Cofactors, coenzymes, prosthetic groups

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What is a cofactor?
A non-protein (prosthetic) group which enables the enzyme to carry out its function as a catalyst.
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What do cofactors do?
Cofactors either transfer atoms or groups between reactions or compose part of the active site.
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What is a coenzyme?
A coenzyme is a cofactor made up of an organic molecule.
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Name a cofactor of amylase and state its function.
Amylase contains a chloride ion which is necessary for the formation of a correctly shaped active site
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Which vitamin is required to form the coenzymes NAD and NADP?
Vitamin B3
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What is NAD?
A coenzyme responsible for the transfer of hydrogen atoms between molecules involved in respiration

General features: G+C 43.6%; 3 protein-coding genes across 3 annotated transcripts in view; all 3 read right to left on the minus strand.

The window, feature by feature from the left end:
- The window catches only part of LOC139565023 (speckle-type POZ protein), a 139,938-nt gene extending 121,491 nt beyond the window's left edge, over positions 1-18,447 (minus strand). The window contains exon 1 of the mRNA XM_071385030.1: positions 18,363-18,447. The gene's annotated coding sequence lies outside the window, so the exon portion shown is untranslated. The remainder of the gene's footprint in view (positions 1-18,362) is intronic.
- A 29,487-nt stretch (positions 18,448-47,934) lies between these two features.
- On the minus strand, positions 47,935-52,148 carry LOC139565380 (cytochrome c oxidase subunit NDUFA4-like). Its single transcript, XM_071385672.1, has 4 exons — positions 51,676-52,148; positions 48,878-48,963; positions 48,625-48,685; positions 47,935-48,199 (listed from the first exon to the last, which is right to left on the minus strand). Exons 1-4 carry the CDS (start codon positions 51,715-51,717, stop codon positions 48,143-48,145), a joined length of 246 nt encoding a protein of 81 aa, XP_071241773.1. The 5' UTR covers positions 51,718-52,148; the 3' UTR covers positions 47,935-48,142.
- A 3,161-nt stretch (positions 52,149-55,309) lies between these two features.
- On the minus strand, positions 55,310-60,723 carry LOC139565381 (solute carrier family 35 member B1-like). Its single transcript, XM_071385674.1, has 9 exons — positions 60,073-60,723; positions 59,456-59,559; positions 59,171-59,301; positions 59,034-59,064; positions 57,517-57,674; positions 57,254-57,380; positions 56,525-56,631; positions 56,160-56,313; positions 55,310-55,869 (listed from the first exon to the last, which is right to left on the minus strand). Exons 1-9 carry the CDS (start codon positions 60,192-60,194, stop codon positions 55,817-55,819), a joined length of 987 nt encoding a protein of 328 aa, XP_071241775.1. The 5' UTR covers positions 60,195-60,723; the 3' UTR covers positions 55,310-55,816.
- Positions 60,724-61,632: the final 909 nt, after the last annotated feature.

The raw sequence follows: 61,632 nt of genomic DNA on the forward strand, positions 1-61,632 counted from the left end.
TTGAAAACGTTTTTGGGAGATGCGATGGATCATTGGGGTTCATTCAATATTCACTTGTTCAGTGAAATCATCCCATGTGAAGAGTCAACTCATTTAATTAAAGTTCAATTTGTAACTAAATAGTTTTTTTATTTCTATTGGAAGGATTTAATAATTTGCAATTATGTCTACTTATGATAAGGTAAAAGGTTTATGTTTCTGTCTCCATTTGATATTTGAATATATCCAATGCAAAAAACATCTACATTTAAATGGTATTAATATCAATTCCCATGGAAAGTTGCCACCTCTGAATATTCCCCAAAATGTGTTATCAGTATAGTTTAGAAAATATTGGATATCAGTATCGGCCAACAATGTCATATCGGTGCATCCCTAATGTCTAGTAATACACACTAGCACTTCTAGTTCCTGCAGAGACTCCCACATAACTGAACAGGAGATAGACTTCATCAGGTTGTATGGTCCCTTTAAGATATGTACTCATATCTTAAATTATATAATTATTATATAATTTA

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What is the difference between a cofactor and a prosthetic group?
Prosthetic groups are tightly bound to the protein/enzyme, forming one of its permanent features, whereas cofactors bind loosely to proteins (such as an enzyme) in order to activate them without forming part of the enzyme's structure.
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What is a precursor enzyme?
The inactive apoenzyme before the addition of the activating cofactor/coenzyme
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What are proenzymes/zymogens?
Types of precursor enzyme which require changes in temperature, pH or the action of another enzyme for activation
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how are holoenzymes 'activated'?
Their tertiary structure changes to produce the specific shape of their active site
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Card 2

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What do cofactors do?

Back

Cofactors either transfer atoms or groups between reactions or compose part of the active site.

Card 3

Front

What is a coenzyme?

Back

Preview of the front of card 3

Card 4

Front

Name a cofactor of amylase and state its function.

Back

Preview of the front of card 4

Card 5

Front

Which vitamin is required to form the coenzymes NAD and NADP?

Back

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